Keywords: wind turbine, Panjang island, renewable energy, Indonesia, offshore, power generation

Procedia PDF Downloads 566
3176 Role of Non-Renewable and Renewable Energy for Sustainable Electricity Generation in Malaysia

Authors: Hussain Ali Bekhet, Nor Hamisham Harun

Abstract:

The main objective of this paper is to give a comprehensive review of non-renewable energy and renewable energy utilization in Malaysia, including hydropower, solar photovoltaic, biomass and biogas technologies. Malaysia mainly depends on non-renewable energy (natural gas, coal and crude oil) for electricity generation. Therefore, this paper provides a comprehensive review of the energy sector and discusses diversification of electricity generation as a strategy for providing sustainable energy in Malaysia. Energy policies and strategies to protect the non-renewable energy utilization also are highlighted, focusing in the different sources of energy available for high and sustained economic growth. Emphasis is also placed on a discussion of the role of renewable energy as an alternative source for the increase of electricity supply security. It is now evident that to achieve sustainable development through renewable energy, energy policies and strategies have to be well designed and supported by the government, industries (firms), and individual or community participation. The hope is to create a positive impact on sustainable development through renewable sources for current and future generations.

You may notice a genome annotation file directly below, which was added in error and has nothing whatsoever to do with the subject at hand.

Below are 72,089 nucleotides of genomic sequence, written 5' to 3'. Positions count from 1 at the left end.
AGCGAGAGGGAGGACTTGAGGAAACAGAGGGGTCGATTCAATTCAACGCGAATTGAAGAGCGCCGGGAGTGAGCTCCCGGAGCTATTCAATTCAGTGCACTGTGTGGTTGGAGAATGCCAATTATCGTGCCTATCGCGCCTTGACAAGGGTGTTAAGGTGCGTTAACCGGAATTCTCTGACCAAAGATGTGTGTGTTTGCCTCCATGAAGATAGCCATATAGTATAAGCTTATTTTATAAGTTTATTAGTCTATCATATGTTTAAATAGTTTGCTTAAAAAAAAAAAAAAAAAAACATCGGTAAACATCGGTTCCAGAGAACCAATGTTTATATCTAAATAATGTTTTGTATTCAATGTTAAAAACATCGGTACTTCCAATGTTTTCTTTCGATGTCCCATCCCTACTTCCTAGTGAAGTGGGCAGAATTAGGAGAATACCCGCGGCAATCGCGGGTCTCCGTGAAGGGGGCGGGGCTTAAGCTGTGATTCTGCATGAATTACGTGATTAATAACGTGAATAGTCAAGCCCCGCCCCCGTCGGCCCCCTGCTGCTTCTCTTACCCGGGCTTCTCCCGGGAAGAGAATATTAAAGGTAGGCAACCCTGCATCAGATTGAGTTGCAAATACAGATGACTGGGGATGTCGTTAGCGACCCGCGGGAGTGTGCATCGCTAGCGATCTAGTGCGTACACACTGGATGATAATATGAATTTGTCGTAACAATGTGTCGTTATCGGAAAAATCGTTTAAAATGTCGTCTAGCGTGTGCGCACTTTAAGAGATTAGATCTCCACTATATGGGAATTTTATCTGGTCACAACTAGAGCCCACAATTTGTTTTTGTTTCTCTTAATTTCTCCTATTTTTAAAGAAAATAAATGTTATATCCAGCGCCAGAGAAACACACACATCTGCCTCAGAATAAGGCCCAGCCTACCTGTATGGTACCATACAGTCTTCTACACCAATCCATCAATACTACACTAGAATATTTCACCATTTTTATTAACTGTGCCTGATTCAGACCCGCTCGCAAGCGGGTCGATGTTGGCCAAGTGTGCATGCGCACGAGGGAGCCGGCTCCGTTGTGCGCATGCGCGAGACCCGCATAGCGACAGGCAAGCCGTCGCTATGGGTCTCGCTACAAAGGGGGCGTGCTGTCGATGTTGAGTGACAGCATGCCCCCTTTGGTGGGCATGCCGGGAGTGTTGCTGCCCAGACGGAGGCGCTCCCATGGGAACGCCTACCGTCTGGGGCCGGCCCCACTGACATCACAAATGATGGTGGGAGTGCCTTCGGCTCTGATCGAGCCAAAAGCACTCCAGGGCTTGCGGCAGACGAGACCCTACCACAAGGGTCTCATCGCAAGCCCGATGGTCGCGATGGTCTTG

Keywords: Malaysia, non-renewable energy, renewable energy, sustainable energy

Procedia PDF Downloads 287
3175 Financial Portfolio Optimization in Electricity Markets: Evaluation via Sharpe Ratio

Authors: F. Gökgöz, M. E. Atmaca

Abstract:

Electricity plays an indispensable role in human life and the economy. It is a unique product or service that must be balanced instantaneously, as electricity is not stored, generation and consumption should be proportional. Effective and efficient use of electricity is very important not only for society, but also for the environment. A competitive electricity market is one of the best ways to provide a suitable platform for effective and efficient use of electricity. On the other hand, it carries some risks that should be carefully managed by the market players. Risk management is an essential part in market players’ decision making. In this paper, risk management through diversification is applied with the help of Markowitz’s Mean-variance, Down-side and Semi-variance methods for a case study. Performance of optimal electricity sale solutions are measured and evaluated via Sharpe-Ratio, and the optimal portfolio solutions are improved. Two years of historical weekdays’ price data of the Turkish Day Ahead Market are used to demonstrate the approach.

Keywords: electricity market, portfolio optimization, risk management in electricity market, sharpe ratio

Procedia PDF Downloads 240
3174 Analysis of Co2 Emission from Thailand's Thermal Power Sector by Divisia Decomposition Approach